Spotlight on: Seven Empty Houses by Samanta Schweblin
“I started this book in Argentina many years ago, knowing I would move to Europe soon, and finished it during my first couple of years living in Berlin. So for me it works as a bridge between two very different worlds and lives. I couldn’t see that during the writing process, but these stories are full of moving boxes, abandoned clothes, lost objects, people feeling nostalgic and lost or out of place, even when the plots have little to do with that. How tricky fiction can be…I thought I had hidden my private life behind these stories, but it doesn’t matter what I am writing about, I’m always working with material taken from my own life and experience.” ―Samanta Schweblin, Interview, Words Without Borders, National Book Awards
What booksellers are saying about Seven Empty Houses
- At the root of a “good” nightmare is prime comedy and just like the dash of cinnamon to chili enhances the spicy without tasting like a seasonal cookie, a pinch of humor enriches the story’s scary without reading like a seasonal cookie. Each entry for this year’s Samanta Schweblin Chili Cookoff is wonderfully all over the flavor map, which makes for a enjoyably quick read. Always leave ‘em wanting more!
―Ian McCord from Avid Bookshop in Athens, GA | Buy from Avid Bookshop
- Seven Empty Houses finds Samanta Schweblin in top form. Each story is imbued with a striking precision, as the author is funny, ominous, heartfelt, and brutal often in quick succession. Many of the scenes in this collection feature characters that aren’t often the focal point of any given story, Schweblin gives us a glimpse into their worlds and the results are stunning.
―James Harrod from Malaprop’s in Asheville, NC | Buy from Malaprop’s Bookstore/Cafe
- Short Stories are always an odd thing to get into because they tend to drop you in a story quite in the middle of them and unceremoniously eject you before the story is truly complete. They are more snapshot than feature film. Schweblin’s snapshot stories are unsettling and comforting all at once. They speak to the tender strangeness of family and the simultaneous fear/desire for death. I want to give this book to someone as a book hangover cure for Sue Rainsford’s Follow Me to Ground.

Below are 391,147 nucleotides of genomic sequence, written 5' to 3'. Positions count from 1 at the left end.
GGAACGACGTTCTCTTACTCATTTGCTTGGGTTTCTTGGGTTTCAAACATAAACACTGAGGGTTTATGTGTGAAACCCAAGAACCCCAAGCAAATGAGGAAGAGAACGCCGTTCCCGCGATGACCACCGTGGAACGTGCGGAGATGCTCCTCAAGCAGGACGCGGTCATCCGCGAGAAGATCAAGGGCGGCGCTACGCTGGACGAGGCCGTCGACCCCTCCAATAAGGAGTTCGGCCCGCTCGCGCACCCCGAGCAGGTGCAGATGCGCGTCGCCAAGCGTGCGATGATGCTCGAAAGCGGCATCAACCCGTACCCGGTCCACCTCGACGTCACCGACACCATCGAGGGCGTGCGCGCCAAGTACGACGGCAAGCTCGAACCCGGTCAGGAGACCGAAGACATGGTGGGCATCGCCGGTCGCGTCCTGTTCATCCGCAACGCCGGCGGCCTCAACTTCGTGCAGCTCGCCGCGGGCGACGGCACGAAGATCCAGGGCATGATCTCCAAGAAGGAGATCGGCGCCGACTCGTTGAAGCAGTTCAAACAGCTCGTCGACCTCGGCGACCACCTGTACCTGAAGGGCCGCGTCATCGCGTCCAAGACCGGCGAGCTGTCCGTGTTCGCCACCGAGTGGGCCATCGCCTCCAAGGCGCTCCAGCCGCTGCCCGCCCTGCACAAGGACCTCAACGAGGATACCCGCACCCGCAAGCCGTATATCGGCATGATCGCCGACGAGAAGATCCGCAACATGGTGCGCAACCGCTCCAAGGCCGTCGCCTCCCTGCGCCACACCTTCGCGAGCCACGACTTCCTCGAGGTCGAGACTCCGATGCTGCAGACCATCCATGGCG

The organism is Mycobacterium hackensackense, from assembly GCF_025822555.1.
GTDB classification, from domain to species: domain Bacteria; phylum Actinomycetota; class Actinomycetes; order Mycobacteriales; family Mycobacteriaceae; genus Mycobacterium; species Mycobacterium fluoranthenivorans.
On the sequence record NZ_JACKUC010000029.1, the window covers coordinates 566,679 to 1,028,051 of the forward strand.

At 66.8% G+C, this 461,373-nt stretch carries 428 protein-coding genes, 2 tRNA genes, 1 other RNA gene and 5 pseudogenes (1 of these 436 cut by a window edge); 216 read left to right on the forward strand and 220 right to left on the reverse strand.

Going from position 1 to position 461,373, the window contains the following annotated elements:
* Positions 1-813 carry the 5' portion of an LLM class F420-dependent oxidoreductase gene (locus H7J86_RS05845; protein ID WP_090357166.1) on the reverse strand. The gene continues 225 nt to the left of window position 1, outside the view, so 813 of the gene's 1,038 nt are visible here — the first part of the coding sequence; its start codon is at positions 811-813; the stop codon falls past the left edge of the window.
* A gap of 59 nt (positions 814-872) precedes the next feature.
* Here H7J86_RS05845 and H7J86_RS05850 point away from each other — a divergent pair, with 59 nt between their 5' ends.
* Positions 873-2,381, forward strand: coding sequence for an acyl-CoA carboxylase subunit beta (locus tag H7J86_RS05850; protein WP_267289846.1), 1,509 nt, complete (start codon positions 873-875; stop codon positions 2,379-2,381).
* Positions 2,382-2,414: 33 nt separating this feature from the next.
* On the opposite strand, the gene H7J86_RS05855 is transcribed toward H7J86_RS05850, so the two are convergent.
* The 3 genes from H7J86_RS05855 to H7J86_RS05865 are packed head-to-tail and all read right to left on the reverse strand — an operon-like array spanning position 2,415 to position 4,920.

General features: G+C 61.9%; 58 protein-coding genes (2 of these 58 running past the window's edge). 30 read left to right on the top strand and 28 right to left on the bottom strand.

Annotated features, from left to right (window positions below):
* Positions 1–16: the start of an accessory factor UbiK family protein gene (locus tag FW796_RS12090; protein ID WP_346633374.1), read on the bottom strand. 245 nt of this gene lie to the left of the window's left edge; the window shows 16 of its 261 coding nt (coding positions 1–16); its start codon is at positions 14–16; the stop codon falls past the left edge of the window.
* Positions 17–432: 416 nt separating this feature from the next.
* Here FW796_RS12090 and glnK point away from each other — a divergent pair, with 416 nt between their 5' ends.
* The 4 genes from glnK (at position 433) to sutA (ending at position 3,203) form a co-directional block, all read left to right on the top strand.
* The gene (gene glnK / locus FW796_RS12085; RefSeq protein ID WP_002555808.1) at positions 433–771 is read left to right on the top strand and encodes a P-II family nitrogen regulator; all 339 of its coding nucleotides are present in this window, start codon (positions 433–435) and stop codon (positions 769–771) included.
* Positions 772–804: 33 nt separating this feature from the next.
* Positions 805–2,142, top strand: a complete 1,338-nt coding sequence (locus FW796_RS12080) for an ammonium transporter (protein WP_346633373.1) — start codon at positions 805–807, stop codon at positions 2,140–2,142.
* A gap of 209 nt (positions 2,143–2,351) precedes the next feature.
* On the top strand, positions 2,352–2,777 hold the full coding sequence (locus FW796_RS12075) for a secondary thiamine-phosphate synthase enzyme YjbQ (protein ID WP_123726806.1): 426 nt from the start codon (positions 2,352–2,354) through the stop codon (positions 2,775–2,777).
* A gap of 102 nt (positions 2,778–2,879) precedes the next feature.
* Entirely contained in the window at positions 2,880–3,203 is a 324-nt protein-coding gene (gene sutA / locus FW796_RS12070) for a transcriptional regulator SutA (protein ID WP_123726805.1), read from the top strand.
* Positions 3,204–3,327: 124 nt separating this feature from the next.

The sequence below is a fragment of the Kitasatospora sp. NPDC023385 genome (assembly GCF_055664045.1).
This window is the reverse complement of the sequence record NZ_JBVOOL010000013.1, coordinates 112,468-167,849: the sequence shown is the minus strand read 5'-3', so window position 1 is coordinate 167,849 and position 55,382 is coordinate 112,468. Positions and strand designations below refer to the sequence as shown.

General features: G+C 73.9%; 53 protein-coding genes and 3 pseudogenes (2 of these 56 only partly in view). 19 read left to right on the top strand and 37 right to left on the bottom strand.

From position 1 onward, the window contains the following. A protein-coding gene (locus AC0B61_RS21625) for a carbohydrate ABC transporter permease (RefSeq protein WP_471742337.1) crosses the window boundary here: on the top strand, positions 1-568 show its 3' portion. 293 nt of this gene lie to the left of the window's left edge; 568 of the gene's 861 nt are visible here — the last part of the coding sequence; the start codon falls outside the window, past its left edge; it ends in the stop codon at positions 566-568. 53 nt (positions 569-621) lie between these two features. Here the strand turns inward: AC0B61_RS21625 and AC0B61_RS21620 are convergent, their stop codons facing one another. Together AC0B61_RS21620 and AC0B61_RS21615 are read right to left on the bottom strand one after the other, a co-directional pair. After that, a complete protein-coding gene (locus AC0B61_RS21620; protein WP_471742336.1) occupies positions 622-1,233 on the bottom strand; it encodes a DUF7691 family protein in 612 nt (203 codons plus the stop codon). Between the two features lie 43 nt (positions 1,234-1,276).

―Annie Childress from E. Shaver, bookseller in Savannah, GA | Buy from E. Shaver, bookseller
About Samanta Schweblin
Samanta Schweblin is the author of the novel Fever Dream, a finalist for the International Booker Prize, and the novel Little Eyes and story collection A Mouthful of Birds, longlisted for the same prize. Chosen by Granta as one of the twenty-two best writers in Spanish under the age of thirty-five, she has won numerous prestigious awards around the world. Her books have been translated into twenty-five languages, and her work has appeared in English in The New Yorker and Harper’s Magazine. Originally from Buenos Aires, Schweblin lives in Berlin.
Megan McDowell has translated books by many contemporary South American and Spanish authors; her translations have been published in The New Yorker, Harper’s, The Paris Review, McSweeney’s, Words Without Borders, and Vice, among other publications.